ORLANDO, Fla. – Solutionaries is a show that examines complicated issues and spotlights the people working to solve them.
Amid a national crisis in youth mental health, experts are working to understand why children are struggling and how society can best help them.
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Hospital emergency rooms have become the front lines for young people battling symptoms of mental illness, but a new study shows children often don’t get professional help after they leave.
CBS correspondent Stephen Stock and his team visited the front lines where medical staff, parents and kids are dealing with what is a destructive cycle.
Note: This story contains frank conversations about the mental health crisis, including suicide.
If you or someone you love is in crisis, please reach out to the Suicide and Crisis Lifeline by calling or texting 988.
A solution in Central Florida
The shortage of mental health specialists is an issue across the U.S., including here in Florida.
At the University of Central Florida, the next generation of school psychologists has just finished up their first semester of a program called Project Central.
Students here can earn a master’s degree and a graduate certificate in the field for little to no cost thanks to funding from the U.S. Department of Education.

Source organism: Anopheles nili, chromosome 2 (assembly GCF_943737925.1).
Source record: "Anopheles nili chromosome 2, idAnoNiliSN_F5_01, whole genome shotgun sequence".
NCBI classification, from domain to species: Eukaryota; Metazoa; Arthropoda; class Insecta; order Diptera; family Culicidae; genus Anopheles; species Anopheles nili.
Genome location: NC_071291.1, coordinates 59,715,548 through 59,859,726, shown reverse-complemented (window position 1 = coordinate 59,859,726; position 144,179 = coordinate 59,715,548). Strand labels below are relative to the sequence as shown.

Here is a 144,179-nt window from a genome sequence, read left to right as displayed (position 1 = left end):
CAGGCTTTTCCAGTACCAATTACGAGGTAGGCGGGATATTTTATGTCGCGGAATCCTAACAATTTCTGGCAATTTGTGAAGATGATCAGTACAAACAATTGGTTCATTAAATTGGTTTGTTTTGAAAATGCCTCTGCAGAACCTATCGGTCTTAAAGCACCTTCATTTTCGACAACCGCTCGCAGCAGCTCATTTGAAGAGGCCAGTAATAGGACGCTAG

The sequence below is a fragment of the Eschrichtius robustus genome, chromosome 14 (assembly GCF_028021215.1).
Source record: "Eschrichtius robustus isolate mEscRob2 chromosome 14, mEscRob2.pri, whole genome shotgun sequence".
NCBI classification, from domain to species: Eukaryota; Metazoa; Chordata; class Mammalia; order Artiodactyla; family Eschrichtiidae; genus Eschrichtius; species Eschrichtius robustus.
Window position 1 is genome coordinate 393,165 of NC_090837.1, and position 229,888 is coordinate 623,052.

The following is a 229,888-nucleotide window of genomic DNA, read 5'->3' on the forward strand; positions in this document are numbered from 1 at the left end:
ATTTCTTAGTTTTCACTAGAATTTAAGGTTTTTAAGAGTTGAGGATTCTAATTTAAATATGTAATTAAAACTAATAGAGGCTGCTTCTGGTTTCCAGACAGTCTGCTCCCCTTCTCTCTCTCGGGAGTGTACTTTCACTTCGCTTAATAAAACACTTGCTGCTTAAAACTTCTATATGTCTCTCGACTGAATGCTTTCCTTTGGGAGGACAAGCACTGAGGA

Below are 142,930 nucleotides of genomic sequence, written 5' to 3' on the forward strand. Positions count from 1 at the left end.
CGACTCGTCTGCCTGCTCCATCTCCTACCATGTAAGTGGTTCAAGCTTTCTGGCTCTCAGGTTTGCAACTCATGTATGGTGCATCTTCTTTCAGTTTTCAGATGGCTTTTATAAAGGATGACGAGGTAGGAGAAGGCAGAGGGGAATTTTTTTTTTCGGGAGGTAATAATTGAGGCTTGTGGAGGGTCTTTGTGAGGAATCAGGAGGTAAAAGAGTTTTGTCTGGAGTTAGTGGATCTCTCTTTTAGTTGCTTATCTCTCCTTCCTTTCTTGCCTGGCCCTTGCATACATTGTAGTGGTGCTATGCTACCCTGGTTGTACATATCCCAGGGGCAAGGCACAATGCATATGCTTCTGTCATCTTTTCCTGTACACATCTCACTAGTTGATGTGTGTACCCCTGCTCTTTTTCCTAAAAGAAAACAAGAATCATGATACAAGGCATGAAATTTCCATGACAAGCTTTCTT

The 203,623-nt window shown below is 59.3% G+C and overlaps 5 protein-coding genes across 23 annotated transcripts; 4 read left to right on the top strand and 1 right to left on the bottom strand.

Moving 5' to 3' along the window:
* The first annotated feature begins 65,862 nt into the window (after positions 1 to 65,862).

“Historically, this program used to be focused just on special education teachers,” said Dena Slanda, a research associate in the School of Teacher Education. “Now, being able to prepare both special educators and school psychologists is really the critical piece moving forward.”
At the same time, these scholars are working in local school districts — providing a more immediate solution for kids in crisis.
Food’s out for summer
Millions of students in the U.S. rely on free school meals to stay healthy which means summer break can be the hungriest time of year for kids.
That need is what inspired a Texas school district to find a solution — to reopen its cafeteria and make sure every child is served a hot delicious meal.
Max Massey with News 6 sister station KSAT found out why the San Antonio district takes great pride in its summer food program.
Book ban controversy
With children out of school, local libraries are getting busy.
At the same time, Florida is at the center of a hot debate over whether certain books should be banned in schools and even public libraries.
Here’s the question: Who should decide what’s appropriate for children?
How you can help
If you want to suggest a topic to feature in an upcoming episode, go to solutionariesnetwork.com/ideas.
A new episode of Solutionaries is available every Tuesday at 5:30 p.m. on News 6 and on News 6+ for your smart TV (Roku, Fire TV, Apple TV, Google TV).
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